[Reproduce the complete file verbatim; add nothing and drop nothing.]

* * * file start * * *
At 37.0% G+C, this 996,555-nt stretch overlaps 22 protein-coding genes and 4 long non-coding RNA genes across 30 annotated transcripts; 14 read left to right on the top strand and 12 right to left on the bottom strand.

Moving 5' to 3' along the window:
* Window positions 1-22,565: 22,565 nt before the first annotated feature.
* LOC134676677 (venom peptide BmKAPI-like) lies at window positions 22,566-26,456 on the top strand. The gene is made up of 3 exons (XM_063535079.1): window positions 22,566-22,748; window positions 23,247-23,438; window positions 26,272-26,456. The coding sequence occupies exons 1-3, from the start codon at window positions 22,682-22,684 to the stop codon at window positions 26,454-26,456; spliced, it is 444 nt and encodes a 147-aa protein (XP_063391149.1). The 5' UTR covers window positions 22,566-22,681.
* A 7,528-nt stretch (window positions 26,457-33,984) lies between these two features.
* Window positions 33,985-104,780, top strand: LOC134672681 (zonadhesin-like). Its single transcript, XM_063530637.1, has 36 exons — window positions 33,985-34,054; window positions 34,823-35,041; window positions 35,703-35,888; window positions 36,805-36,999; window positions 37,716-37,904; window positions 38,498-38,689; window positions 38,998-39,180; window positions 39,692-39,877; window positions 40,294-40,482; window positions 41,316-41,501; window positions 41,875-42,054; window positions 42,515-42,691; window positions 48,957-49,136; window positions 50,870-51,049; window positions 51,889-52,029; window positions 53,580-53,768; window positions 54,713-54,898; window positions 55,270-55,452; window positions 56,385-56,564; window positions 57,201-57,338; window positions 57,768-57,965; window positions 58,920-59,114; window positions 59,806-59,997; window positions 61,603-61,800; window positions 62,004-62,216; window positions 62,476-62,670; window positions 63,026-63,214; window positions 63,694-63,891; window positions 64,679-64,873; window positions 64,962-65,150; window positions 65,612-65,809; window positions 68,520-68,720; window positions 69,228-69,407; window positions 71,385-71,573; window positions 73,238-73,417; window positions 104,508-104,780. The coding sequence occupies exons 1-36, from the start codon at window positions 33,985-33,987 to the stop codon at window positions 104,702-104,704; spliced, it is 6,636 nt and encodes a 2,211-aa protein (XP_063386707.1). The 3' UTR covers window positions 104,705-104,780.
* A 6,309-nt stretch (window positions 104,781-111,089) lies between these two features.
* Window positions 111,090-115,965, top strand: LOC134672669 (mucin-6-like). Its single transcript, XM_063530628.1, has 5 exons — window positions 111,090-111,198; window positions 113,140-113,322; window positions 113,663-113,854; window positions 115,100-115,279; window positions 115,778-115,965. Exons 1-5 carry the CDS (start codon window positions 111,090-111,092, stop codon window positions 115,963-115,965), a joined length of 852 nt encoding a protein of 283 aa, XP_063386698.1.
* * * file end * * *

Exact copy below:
At 37.0% G+C, this 996,555-nt stretch overlaps 22 protein-coding genes and 4 long non-coding RNA genes across 30 annotated transcripts; 14 read left to right on the top strand and 12 right to left on the bottom strand.

Moving 5' to 3' along the window:
* Window positions 1-22,565: 22,565 nt before the first annotated feature.
* LOC134676677 (venom peptide BmKAPI-like) lies at window positions 22,566-26,456 on the top strand. The gene is made up of 3 exons (XM_063535079.1): window positions 22,566-22,748; window positions 23,247-23,438; window positions 26,272-26,456. The coding sequence occupies exons 1-3, from the start codon at window positions 22,682-22,684 to the stop codon at window positions 26,454-26,456; spliced, it is 444 nt and encodes a 147-aa protein (XP_063391149.1). The 5' UTR covers window positions 22,566-22,681.
* A 7,528-nt stretch (window positions 26,457-33,984) lies between these two features.
* Window positions 33,985-104,780, top strand: LOC134672681 (zonadhesin-like). Its single transcript, XM_063530637.1, has 36 exons — window positions 33,985-34,054; window positions 34,823-35,041; window positions 35,703-35,888; window positions 36,805-36,999; window positions 37,716-37,904; window positions 38,498-38,689; window positions 38,998-39,180; window positions 39,692-39,877; window positions 40,294-40,482; window positions 41,316-41,501; window positions 41,875-42,054; window positions 42,515-42,691; window positions 48,957-49,136; window positions 50,870-51,049; window positions 51,889-52,029; window positions 53,580-53,768; window positions 54,713-54,898; window positions 55,270-55,452; window positions 56,385-56,564; window positions 57,201-57,338; window positions 57,768-57,965; window positions 58,920-59,114; window positions 59,806-59,997; window positions 61,603-61,800; window positions 62,004-62,216; window positions 62,476-62,670; window positions 63,026-63,214; window positions 63,694-63,891; window positions 64,679-64,873; window positions 64,962-65,150; window positions 65,612-65,809; window positions 68,520-68,720; window positions 69,228-69,407; window positions 71,385-71,573; window positions 73,238-73,417; window positions 104,508-104,780. The coding sequence occupies exons 1-36, from the start codon at window positions 33,985-33,987 to the stop codon at window positions 104,702-104,704; spliced, it is 6,636 nt and encodes a 2,211-aa protein (XP_063386707.1). The 3' UTR covers window positions 104,705-104,780.
* A 6,309-nt stretch (window positions 104,781-111,089) lies between these two features.
* Window positions 111,090-115,965, top strand: LOC134672669 (mucin-6-like). Its single transcript, XM_063530628.1, has 5 exons — window positions 111,090-111,198; window positions 113,140-113,322; window positions 113,663-113,854; window positions 115,100-115,279; window positions 115,778-115,965. Exons 1-5 carry the CDS (start codon window positions 111,090-111,092, stop codon window positions 115,963-115,965), a joined length of 852 nt encoding a protein of 283 aa, XP_063386698.1.